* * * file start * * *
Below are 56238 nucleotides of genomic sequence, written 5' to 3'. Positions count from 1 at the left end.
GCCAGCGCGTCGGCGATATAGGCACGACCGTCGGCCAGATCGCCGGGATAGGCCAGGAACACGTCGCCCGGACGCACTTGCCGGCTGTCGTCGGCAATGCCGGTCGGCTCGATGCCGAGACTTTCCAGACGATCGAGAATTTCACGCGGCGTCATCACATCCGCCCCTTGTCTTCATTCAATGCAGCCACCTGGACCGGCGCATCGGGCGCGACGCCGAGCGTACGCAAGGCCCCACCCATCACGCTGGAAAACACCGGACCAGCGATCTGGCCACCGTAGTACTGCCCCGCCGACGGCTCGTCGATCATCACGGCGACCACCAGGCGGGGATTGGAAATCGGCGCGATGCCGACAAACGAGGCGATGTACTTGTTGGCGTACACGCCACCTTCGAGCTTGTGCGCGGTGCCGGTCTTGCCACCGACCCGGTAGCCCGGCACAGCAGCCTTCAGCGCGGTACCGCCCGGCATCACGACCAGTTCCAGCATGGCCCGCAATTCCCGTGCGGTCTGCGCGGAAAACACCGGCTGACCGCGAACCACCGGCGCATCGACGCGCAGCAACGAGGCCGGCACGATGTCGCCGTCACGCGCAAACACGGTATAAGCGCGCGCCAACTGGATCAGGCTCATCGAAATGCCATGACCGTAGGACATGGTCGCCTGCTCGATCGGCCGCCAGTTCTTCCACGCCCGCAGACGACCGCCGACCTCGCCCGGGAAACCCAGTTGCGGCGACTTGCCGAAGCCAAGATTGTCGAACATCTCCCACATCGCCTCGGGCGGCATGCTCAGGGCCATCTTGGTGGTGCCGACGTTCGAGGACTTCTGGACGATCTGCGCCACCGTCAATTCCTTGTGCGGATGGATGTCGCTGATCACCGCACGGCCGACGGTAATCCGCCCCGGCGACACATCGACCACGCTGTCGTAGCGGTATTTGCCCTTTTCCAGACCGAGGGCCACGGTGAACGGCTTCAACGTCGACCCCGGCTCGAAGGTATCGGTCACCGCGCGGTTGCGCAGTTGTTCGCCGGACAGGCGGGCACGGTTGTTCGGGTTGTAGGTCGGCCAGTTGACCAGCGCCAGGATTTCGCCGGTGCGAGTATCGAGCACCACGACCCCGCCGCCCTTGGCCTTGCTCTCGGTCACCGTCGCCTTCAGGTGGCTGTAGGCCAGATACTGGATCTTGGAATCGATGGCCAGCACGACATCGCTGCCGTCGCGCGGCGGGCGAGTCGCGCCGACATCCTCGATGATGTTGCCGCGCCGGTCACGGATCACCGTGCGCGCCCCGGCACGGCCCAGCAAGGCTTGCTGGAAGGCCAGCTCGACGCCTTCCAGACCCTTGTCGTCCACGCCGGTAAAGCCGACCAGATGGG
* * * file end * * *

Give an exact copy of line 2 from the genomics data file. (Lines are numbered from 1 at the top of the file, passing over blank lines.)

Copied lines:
GCCAGCGCGTCGGCGATATAGGCACGACCGTCGGCCAGATCGCCGGGATAGGCCAGGAACACGTCGCCCGGACGCACTTGCCGGCTGTCGTCGGCAATGCCGGTCGGCTCGATGCCGAGACTTTCCAGACGATCGAGAATTTCACGCGGCGTCATCACATCCGCCCCTTGTCTTCATTCAATGCAGCCACCTGGACCGGCGCATCGGGCGCGACGCCGAGCGTACGCAAGGCCCCACCCATCACGCTGGAAAACACCGGACCAGCGATCTGGCCACCGTAGTACTGCCCCGCCGACGGCTCGTCGATCATCACGGCGACCACCAGGCGGGGATTGGAAATCGGCGCGATGCCGACAAACGAGGCGATGTACTTGTTGGCGTACACGCCACCTTCGAGCTTGTGCGCGGTGCCGGTCTTGCCACCGACCCGGTAGCCCGGCACAGCAGCCTTCAGCGCGGTACCGCCCGGCATCACGACCAGTTCCAGCATGGCCCGCAATTCCCGTGCGGTCTGCGCGGAAAACACCGGCTGACCGCGAACCACCGGCGCATCGACGCGCAGCAACGAGGCCGGCACGATGTCGCCGTCACGCGCAAACACGGTATAAGCGCGCGCCAACTGGATCAGGCTCATCGAAATGCCATGACCGTAGGACATGGTCGCCTGCTCGATCGGCCGCCAGTTCTTCCACGCCCGCAGACGACCGCCGACCTCGCCCGGGAAACCCAGTTGCGGCGACTTGCCGAAGCCAAGATTGTCGAACATCTCCCACATCGCCTCGGGCGGCATGCTCAGGGCCATCTTGGTGGTGCCGACGTTCGAGGACTTCTGGACGATCTGCGCCACCGTCAATTCCTTGTGCGGATGGATGTCGCTGATCACCGCACGGCCGACGGTAATCCGCCCCGGCGACACATCGACCACGCTGTCGTAGCGGTATTTGCCCTTTTCCAGACCGAGGGCCACGGTGAACGGCTTCAACGTCGACCCCGGCTCGAAGGTATCGGTCACCGCGCGGTTGCGCAGTTGTTCGCCGGACAGGCGGGCACGGTTGTTCGGGTTGTAGGTCGGCCAGTTGACCAGCGCCAGGATTTCGCCGGTGCGAGTATCGAGCACCACGACCCCGCCGCCCTTGGCCTTGCTCTCGGTCACCGTCGCCTTCAGGTGGCTGTAGGCCAGATACTGGATCTTGGAATCGATGGCCAGCACGACATCGCTGCCGTCGCGCGGCGGGCGAGTCGCGCCGACATCCTCGATGATGTTGCCGCGCCGGTCACGGATCACCGTGCGCGCCCCGGCACGGCCCAGCAAGGCTTGCTGGAAGGCCAGCTCGACGCCTTCCAGACCCTTGTCGTCCACGCCGGTAAAGCCGACCAGATGGG